When the SARS epidemic broke out three months later and everyone in the program got quarantined or sent home, Jen was crystal clear why she had been guided to stay. Friends of hers were suddenly in precarious situations, and many lost tens of thousands of dollars as the program collapsed. The emotional, financial, physical, and academic toll was high. It was one of those times in her life when she reflected upon her choice and thought, “Wow. I heard God.” It became crystal clear that God wasn’t taking her away from the path she had always been on—but rather, guiding her to follow it more carefully, more intentionally, more deeply.
Jen knew each ensuing time that she head God’s voice that she was on an unpredictable path. But she also had the reassurance and confidence that derives from living amidst the protection of a divine plan. And I’ll tell you, once we have heard the voice of God, we will seek it all the time, and that makes us very brave. Seeking and accepting the word of God means we’re willing to live with the mysteries of why things fall apart and how things will come together. For Jen, it meant—amongst other things—that when her engagement to my college sweetheart, Pat, fell apart and with it her dreams for a white picket fence and a simple Christian life, that she could keep it together, sad but not immobilized, in pain, but not resigned.
And let me be clear about one thing: whatever you think about God, that moment of singing in church and really, truly hearing God changed her faith, and it changed her parent’s faith. The reverberations of the tears Jen shed that day as the Holy Spirit washed over her continue to affect everything she does from the moment she wakes up to the moment her head hits the pillow. If at any point you wonder why she choose to do the things she does, or if you ever wonder if she's in danger or weak or maybe even a little stupid in my relationship with yours truly, trust her on this: Jen has felt herself wrapped in the certainty of the Holy Spirit, and it has altered her spiritual DNA. She trusts God’s guidance and her experiences of it fully. Since that first time she heard Him, she's walked this path of love and relationship with Him by her side. She has defined the words “love” and “relationship” for her and her family, beyond what prim and the polite company thinks the words mean. She has taken the words apart, stripped them down to their core, and reknitted them for herself. And now she owns them, even when she struggles to remember their meaning, even when others think she ought not to. Love and relationship, for Jen, means walking hand and hand with God.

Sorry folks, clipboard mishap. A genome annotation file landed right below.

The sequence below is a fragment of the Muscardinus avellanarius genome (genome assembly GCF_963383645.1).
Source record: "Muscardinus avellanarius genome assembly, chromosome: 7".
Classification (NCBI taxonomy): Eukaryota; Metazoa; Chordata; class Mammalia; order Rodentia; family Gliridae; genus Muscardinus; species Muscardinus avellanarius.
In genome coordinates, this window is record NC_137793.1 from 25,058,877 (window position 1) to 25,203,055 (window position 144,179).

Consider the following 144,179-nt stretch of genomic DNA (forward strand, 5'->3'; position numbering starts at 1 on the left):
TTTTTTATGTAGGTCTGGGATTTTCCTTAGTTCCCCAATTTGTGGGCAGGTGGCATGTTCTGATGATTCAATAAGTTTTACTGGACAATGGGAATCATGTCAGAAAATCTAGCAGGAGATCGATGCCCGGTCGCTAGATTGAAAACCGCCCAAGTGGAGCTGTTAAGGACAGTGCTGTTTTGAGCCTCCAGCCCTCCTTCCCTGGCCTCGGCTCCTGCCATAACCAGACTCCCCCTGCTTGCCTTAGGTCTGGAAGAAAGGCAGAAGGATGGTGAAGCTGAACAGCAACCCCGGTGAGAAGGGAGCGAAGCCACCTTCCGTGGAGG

So, as you’re reading our story—Jen and Danny’s story—know that whatever your reaction to our ideas of faith and God, love, and relationship, you’re likely not thinking anything we haven’t thought ourselves, and we can hold your reactions with loving hands.
You may be gung-ho about the idea of faith or you may be rolling your eyes at this (much like I did when we first met). But, if you’re going to walk this story with us, you have to get ready: Your ideas about what you thought you knew—about us, about faith, about love, about relationships—might soften. It happens. It happened to me and I ended up marrying Jen.
Five years after the SARS outbreak Jen landed her dream job and was the youngest Executive Director at the Joint Council on International Children's Services in Washington D.C. The Joint Council is a non-profit that partners with groups around the world to end suffering for vulnerable children who don’t have permanent homes.
Jen had been at Joint Council for over three years and conversation at work one day started with seven words: “We need you to fly to Uganda.”
Jen often had to hop on flights to other countries for meetings. She would come home from her journeys to her then-husband, Eli, late at night after full days of giving her heart and soul to children’s advocacy work. Jen's position at the Joint Council often required her to do the impossible—help change policy on a shoestring budget, help an adoption agency fly a child to the U.S. on a moment’s notice, work until two in the morning on the tenth draft of a legislative proposal. It was all part of the mission.
But on that day with the seven-word request, Jen had just had her first daughter. All she wanted to do was bury her face in Caroline’s onesie and make sure she was healthy and thriving. And here Joint Council was, asking her to fly to Uganda.
...to be continued tomorrow!